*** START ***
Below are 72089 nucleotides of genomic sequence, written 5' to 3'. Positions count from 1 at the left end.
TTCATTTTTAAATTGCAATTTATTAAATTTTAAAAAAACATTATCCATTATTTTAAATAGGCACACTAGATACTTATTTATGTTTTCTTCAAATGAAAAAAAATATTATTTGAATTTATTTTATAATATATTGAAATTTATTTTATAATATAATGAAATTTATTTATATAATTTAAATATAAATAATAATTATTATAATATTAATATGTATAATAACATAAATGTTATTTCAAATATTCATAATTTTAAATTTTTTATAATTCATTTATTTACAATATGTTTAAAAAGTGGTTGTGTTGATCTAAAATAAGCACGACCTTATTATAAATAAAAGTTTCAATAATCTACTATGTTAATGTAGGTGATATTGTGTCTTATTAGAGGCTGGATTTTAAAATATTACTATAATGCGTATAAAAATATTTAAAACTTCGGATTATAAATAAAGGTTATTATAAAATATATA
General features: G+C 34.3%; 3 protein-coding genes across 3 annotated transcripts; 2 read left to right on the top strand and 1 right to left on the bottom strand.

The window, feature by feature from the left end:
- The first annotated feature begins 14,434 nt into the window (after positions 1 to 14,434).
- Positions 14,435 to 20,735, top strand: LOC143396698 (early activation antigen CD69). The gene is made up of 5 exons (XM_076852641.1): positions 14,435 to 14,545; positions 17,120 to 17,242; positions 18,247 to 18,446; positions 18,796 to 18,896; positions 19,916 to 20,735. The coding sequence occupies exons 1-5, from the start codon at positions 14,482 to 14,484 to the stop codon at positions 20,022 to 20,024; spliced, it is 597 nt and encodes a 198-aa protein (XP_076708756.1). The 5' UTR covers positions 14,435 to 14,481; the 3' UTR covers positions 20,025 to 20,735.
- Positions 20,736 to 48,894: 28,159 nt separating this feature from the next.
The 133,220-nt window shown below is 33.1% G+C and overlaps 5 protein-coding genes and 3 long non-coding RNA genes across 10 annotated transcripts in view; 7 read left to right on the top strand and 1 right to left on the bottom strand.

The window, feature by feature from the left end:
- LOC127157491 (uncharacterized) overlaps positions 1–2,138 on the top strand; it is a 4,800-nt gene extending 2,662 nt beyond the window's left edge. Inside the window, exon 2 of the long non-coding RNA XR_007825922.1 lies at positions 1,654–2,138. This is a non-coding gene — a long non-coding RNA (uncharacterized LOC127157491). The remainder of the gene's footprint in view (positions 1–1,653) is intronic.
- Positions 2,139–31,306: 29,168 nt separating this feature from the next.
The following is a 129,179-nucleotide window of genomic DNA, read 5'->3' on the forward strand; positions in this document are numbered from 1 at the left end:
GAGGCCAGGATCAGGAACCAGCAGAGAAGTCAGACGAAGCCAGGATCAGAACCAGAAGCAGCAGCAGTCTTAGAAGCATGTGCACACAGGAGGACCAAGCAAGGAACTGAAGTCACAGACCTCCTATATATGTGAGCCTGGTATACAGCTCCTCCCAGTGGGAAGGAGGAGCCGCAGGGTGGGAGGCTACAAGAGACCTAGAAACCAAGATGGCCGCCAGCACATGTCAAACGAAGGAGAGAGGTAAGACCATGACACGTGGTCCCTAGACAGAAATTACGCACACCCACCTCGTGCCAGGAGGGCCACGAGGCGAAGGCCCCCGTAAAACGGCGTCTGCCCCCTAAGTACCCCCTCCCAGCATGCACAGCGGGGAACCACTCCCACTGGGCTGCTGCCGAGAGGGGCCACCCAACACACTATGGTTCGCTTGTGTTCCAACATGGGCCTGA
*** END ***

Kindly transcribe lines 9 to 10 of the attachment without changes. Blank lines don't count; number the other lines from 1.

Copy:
The window, feature by feature from the left end:
- LOC127157491 (uncharacterized) overlaps positions 1–2,138 on the top strand; it is a 4,800-nt gene extending 2,662 nt beyond the window's left edge. Inside the window, exon 2 of the long non-coding RNA XR_007825922.1 lies at positions 1,654–2,138. This is a non-coding gene — a long non-coding RNA (uncharacterized LOC127157491). The remainder of the gene's footprint in view (positions 1–1,653) is intronic.